Health Matters - "Pre or Postoperative Joint Replacement Therapy Programs: a Physical Therapist’s Perspective"

Pre or Postoperative Joint Replacement Therapy Programs: a Physical Therapist’s Perspective

Pre or Postoperative Joint Replacement Therapy Programs: a Physical Therapist’s Perspective
Anna Nelsen, DPT uses a physio ball to demonstrate a movement, “bridges,” an overall strengthening exercise for the hips, with Carlos Baloco, NCH Outpatient Rehabilitation technician
Since life expectancies have increased and folks enjoy a more active lifestyle with outdoor activities and sports, it is inevitable that knee and hip joint replacement surgeries have increased.

Most often affecting elderly patients, the causes are usually due to cartilage deterioration from end-stage arthritis or from previous injury to the ligaments surrounding the joint, according to NCH Outpatient Physical Therapist Anna Nelsen, DPT.

NCH joint replacement patients benefit from a comprehensive treatment plan from presurgery to postoperative therapeutic care.

After the initial physician exam, patients are expected to attend the two-hour preoperative patient education program for total joint replacement that discusses surgery preparation through post-surgery.

Committing to Pre and Post TherapyPresurgery physical therapy is for the assessment and treatment of the patient. Plan of care and follow-up with the physician determines whether or not surgery will occur. In addition, this presurgical therapy allows a patient to understand which exercises are important, become acclimated to the therapeutic environment, and helps set expectations postoperatively. A rapport of trust is established between patient and therapist.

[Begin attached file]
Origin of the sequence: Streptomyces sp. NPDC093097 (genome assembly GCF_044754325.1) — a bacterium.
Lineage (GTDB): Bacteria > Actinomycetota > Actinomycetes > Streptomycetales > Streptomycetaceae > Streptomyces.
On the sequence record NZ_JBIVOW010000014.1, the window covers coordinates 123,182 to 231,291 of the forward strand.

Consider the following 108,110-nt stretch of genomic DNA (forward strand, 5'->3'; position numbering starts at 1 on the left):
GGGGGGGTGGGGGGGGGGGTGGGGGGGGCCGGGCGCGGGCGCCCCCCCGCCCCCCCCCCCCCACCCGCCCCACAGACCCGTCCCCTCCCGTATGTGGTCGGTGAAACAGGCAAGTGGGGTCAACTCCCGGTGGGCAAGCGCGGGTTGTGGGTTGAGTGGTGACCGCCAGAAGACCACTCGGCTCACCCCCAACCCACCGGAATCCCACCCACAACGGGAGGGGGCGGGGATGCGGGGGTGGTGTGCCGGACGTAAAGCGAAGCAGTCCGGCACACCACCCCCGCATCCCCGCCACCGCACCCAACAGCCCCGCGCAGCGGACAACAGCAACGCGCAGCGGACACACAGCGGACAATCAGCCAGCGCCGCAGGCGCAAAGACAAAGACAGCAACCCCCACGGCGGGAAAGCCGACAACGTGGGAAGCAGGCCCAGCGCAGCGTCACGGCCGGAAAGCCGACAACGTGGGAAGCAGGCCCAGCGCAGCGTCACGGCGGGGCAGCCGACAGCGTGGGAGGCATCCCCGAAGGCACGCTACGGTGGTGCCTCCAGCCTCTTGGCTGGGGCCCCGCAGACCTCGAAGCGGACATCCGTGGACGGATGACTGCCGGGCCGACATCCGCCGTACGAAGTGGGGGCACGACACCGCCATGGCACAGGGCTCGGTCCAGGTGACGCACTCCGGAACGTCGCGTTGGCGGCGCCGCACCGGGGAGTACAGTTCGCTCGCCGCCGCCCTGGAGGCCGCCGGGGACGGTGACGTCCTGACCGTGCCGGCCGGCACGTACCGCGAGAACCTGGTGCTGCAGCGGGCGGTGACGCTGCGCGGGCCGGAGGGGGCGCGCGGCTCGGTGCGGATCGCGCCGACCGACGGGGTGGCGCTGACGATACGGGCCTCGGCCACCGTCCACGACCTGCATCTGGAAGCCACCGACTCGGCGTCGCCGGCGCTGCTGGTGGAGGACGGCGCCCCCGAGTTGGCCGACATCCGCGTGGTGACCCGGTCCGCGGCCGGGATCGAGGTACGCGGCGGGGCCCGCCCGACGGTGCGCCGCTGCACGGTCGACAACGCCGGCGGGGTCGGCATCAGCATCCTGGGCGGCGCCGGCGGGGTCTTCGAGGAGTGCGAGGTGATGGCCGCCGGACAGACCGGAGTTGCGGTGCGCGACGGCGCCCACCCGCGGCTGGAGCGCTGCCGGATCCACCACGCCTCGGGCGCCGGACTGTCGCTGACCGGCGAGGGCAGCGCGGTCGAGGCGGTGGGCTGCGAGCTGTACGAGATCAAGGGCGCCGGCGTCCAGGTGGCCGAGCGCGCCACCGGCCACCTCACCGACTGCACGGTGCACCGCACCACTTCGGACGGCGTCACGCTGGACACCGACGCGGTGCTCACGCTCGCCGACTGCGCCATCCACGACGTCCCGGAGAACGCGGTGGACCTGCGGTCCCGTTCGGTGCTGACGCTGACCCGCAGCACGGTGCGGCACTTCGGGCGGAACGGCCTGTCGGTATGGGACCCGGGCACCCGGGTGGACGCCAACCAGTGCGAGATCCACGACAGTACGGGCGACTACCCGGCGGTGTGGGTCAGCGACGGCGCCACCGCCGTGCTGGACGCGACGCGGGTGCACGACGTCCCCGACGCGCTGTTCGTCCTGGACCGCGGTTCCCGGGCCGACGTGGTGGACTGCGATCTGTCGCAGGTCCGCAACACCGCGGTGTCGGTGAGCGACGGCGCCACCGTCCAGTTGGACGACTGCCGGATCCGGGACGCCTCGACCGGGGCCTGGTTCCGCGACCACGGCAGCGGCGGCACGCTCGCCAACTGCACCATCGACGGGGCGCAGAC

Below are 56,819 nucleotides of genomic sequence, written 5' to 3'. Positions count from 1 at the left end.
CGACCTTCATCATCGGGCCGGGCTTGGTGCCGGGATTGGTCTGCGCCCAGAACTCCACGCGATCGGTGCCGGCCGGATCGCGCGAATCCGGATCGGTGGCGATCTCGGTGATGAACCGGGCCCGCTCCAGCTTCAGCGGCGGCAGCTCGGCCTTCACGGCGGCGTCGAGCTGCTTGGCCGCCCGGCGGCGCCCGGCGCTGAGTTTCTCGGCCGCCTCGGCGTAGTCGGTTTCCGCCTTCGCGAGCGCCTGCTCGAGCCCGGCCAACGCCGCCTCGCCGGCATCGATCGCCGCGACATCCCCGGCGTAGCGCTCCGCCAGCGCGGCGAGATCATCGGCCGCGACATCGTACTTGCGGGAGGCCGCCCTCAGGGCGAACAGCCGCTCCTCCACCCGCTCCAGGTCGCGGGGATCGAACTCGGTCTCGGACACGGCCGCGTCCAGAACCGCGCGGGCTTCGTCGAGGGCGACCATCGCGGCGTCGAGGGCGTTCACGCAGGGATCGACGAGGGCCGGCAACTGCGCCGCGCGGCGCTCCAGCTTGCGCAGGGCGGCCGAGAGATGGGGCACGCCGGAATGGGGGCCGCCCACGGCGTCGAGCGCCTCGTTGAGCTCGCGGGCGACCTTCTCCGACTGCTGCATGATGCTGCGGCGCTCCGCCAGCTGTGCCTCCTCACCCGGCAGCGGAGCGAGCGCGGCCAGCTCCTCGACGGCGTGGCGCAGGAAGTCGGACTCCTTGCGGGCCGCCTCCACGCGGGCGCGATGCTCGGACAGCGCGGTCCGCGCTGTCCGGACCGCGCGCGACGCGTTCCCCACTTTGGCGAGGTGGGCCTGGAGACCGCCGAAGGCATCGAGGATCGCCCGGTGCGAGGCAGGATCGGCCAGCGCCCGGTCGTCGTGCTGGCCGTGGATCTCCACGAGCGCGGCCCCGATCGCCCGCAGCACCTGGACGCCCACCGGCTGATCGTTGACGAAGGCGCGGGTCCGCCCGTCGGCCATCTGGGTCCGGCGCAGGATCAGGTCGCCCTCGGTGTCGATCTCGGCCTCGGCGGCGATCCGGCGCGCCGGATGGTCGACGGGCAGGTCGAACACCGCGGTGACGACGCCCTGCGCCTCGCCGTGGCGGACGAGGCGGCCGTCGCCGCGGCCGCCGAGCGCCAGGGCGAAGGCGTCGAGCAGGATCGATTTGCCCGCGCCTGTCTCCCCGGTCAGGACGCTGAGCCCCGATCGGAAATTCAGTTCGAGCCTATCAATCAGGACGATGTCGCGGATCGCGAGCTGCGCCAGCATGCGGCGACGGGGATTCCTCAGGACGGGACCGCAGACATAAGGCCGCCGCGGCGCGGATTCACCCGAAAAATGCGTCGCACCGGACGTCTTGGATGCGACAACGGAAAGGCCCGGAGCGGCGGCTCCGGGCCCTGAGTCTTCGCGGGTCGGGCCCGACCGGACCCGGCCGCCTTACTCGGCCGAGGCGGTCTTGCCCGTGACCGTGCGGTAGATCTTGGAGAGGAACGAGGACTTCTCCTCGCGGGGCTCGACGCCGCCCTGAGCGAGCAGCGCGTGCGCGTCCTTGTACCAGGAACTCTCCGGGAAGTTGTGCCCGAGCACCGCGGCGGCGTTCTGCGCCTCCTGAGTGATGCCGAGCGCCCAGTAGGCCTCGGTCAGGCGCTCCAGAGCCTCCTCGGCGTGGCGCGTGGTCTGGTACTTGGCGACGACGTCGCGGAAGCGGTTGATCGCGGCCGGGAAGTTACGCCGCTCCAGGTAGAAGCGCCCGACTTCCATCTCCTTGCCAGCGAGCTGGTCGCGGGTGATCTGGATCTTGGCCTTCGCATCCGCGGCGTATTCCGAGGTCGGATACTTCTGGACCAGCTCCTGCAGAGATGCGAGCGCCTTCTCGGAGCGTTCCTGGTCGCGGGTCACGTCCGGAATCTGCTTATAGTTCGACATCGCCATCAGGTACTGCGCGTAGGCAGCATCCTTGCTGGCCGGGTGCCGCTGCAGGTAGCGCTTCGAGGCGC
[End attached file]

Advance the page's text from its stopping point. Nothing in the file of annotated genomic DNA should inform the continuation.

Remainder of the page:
The therapist gains awareness of the patient’s particular needs, and thus is able to address the patient’s rehabilitation more quickly.
After receiving a referral from your physician for physical therapy, the therapist conducts a comprehensive evaluation and develops an individualized treatment plan.

“If a patient’s muscles are not strong prior to joint replacement surgery, they are less likely to be strong after the surgery. While muscle is typically not cut during surgery, the muscles are moved around in order to allow the surgeon access to the joint,” explained Nelsen. “I tell my patients that it will feel like someone has been kicking them in the knee for three hours due to the surgeon pulling the muscles apart manually. So the stronger the muscles are before surgery, the better they will be afterward.”

A physical therapy plan is customized to individual needs. Goals can include strengthening the affected joint muscles and increasing range of motion to optimize functional goals. Therapists also give postsurgery instructions such as the need to begin moving the knee as soon as possible.

Nelsen advised that rest, ice, compression and elevation (RICE) are essential, along with gentle, active movement, with the goal of regaining range of motion in the first few weeks after surgery.

“We also use stimulation devices that send mild electrical impulses to manage pain when indicated,” added Nelsen.

“Each patient is unique, and the healing process is different for each. I tell them not to compare themselves to the experiences of others and to keep committed to their pre and postoperative programs.”

Contact the NCH Outpatient Rehab Centers

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